AZ governor signs bill to expand protections for parental rights
The following quote may be attributed to Alliance Defending Freedom Senior Counsel Matt Sharp regarding Gov. Doug Ducey’s signing Friday of HB 2161, a bill that builds on Arizona’s existing Parental Bill of Rights to ensure that parents are free to direct the upbringing, care, and education of their children:
“Parents have the right to raise and educate their children consistent with their beliefs and values without fear of being unjustly punished by government. HB 2161 defends that right by strengthening Arizona’s existing Parental Bill of Rights, making Arizona one of the strongest defenders of parental rights in the country. We’ve seen growing instances nationwide of public school and government officials actively seeking to replace parents as the ultimate determiners of what’s best for children, so we are thankful that Arizona is taking the lead in guaranteeing that parental rights are protected. We commend Gov. Ducey and the Arizona Legislature for enacting this vital legislation so Arizona’s parents can continue to oversee the upbringing and education of their children.”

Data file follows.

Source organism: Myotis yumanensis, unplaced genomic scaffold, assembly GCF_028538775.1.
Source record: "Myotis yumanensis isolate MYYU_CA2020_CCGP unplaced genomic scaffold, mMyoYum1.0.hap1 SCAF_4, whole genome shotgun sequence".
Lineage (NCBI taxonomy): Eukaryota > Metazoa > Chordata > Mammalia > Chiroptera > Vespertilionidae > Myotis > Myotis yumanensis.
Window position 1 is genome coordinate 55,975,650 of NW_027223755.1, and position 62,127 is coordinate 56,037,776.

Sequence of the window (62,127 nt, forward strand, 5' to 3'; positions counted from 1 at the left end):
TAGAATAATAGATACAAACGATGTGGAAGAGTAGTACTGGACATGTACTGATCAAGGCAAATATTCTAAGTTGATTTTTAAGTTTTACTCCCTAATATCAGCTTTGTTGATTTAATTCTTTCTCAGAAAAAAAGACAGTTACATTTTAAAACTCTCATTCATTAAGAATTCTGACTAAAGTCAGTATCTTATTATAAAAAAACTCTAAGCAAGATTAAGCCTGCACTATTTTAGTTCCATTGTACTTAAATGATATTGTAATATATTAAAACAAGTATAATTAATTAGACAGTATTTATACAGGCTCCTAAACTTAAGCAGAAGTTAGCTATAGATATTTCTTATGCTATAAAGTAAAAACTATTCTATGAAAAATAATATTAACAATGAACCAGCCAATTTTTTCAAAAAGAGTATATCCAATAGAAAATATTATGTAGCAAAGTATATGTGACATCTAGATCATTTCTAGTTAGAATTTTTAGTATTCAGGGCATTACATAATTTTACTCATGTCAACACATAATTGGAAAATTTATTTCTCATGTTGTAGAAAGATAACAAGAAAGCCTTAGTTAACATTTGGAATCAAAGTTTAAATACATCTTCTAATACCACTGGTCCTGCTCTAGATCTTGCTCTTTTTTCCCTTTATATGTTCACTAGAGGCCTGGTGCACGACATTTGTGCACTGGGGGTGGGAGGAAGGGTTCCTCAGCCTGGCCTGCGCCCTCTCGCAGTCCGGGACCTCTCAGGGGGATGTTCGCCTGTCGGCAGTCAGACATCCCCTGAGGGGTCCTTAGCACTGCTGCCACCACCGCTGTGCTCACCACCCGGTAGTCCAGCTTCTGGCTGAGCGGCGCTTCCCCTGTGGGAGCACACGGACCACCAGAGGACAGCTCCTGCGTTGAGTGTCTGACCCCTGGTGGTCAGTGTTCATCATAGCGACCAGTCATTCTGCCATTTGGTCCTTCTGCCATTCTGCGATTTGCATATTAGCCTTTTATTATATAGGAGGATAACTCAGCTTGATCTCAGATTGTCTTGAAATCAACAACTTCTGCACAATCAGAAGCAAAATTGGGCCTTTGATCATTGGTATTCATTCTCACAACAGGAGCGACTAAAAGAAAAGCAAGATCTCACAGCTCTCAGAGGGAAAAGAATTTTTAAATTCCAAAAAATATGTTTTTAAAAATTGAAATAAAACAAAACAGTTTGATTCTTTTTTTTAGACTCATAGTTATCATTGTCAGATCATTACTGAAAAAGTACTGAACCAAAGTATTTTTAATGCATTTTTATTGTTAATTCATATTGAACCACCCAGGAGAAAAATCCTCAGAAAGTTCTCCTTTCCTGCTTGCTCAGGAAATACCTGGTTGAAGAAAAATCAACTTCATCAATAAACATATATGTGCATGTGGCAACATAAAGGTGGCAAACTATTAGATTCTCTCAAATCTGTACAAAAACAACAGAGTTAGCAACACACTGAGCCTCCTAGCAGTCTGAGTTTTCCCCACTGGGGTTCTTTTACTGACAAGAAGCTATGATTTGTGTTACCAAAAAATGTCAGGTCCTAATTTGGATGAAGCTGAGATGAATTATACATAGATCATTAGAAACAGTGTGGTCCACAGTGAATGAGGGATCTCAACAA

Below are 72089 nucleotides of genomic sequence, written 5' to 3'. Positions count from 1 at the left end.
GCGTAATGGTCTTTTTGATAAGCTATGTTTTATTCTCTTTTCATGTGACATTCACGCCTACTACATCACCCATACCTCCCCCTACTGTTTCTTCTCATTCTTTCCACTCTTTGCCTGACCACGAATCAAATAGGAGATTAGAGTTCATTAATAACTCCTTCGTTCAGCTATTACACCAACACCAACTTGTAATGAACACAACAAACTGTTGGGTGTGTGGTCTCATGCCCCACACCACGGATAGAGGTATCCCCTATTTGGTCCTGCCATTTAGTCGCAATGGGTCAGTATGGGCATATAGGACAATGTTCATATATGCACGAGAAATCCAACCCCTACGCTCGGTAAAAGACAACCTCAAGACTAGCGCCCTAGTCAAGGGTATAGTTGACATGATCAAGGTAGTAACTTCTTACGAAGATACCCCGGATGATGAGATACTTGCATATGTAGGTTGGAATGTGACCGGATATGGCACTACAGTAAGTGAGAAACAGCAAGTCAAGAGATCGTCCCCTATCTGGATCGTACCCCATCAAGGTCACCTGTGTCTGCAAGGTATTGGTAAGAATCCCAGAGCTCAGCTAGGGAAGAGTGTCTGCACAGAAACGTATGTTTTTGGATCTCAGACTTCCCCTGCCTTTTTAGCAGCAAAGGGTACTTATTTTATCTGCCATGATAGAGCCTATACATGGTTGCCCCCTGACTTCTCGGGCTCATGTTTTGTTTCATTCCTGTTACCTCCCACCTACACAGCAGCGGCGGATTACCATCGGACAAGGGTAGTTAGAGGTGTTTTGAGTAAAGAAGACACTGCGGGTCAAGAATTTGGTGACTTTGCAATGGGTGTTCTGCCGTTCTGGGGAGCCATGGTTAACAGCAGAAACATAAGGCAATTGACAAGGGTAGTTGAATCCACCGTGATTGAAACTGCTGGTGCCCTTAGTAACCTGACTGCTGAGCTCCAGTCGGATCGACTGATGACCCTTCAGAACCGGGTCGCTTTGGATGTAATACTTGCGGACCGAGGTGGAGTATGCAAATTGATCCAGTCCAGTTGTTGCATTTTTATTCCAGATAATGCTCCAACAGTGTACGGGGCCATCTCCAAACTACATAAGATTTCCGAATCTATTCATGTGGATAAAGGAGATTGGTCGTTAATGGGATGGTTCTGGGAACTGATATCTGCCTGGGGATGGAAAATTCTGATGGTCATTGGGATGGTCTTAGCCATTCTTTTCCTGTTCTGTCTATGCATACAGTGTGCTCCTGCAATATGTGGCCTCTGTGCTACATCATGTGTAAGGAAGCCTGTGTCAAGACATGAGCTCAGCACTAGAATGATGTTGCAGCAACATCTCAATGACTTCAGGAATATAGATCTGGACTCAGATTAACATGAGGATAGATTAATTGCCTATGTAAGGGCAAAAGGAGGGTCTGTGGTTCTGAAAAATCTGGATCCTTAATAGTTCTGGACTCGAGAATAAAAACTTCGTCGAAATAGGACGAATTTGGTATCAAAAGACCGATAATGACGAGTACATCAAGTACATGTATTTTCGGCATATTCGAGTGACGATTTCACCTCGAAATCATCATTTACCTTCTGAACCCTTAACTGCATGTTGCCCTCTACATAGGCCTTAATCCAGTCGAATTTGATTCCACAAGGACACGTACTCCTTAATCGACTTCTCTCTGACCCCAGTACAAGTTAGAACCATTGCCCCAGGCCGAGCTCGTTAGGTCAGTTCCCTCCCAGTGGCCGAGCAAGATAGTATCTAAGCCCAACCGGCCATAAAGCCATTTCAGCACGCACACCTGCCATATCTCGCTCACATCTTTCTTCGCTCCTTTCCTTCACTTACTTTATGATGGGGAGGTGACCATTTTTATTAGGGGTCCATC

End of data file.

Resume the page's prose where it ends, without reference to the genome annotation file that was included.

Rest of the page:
Alliance Defending Freedom is an alliance-building, non-profit legal organization committed to protecting religious freedom, free speech, parental rights, and the sanctity of life.
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Matt Sharp serves as senior counsel and state government relations national director with Alliance Defending Freedom, where he focuses on state and local legislative matters. Since joining ADF in 2010, Sharp has authored federal and state legislation, regularly provides testimony and legal analysis on how proposed legislation will impact constitutional freedoms, and advises governors, legislators, and state and national policy organizations on the importance of laws and policies that protect First Amendment rights. He has testified before the United States Congress on the importance of the Religious Freedom Restoration Act. Sharp has also worked on important cases advancing religious freedom and free speech. He has won cases upholding the rights of students to form religious clubs, invite classmates to church, and even perform a religious song at a school talent show. He authored an amicus brief to the U.S. Supreme Court on behalf of nearly 9,000 students, parents, and community members asking the Court to uphold students’ right to privacy against government intrusion. Sharp earned his J.D. in 2006 from the Vanderbilt University School of Law. A member of the bar in Georgia and Tennessee, he is also admitted to practice in several federal courts.